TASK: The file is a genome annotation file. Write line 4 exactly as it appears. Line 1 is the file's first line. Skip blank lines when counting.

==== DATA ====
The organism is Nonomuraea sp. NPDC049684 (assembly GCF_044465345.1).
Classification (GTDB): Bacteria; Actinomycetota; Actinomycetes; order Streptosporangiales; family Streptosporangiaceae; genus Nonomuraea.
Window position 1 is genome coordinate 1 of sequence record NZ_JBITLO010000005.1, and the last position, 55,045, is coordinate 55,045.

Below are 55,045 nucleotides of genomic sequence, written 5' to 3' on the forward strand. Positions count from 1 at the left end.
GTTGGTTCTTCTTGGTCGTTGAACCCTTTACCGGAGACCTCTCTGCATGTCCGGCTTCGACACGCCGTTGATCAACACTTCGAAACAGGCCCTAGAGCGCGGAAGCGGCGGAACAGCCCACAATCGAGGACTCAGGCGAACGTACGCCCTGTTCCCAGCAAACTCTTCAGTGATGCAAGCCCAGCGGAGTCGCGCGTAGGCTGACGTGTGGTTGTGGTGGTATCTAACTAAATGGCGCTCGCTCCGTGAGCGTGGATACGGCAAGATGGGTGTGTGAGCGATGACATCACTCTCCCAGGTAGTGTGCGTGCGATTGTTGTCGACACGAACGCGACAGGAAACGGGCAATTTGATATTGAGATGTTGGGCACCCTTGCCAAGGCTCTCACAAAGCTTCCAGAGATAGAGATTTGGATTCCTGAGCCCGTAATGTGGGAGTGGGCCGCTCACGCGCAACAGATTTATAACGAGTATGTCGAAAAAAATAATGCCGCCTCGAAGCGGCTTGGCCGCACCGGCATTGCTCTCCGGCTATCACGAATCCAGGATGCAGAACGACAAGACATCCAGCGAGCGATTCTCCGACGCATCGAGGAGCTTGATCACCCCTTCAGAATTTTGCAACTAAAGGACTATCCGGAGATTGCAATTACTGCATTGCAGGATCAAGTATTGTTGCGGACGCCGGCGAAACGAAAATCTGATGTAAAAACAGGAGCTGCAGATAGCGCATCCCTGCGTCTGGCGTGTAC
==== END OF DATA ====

Below are 55,045 nucleotides of genomic sequence, written 5' to 3' on the forward strand. Positions count from 1 at the left end.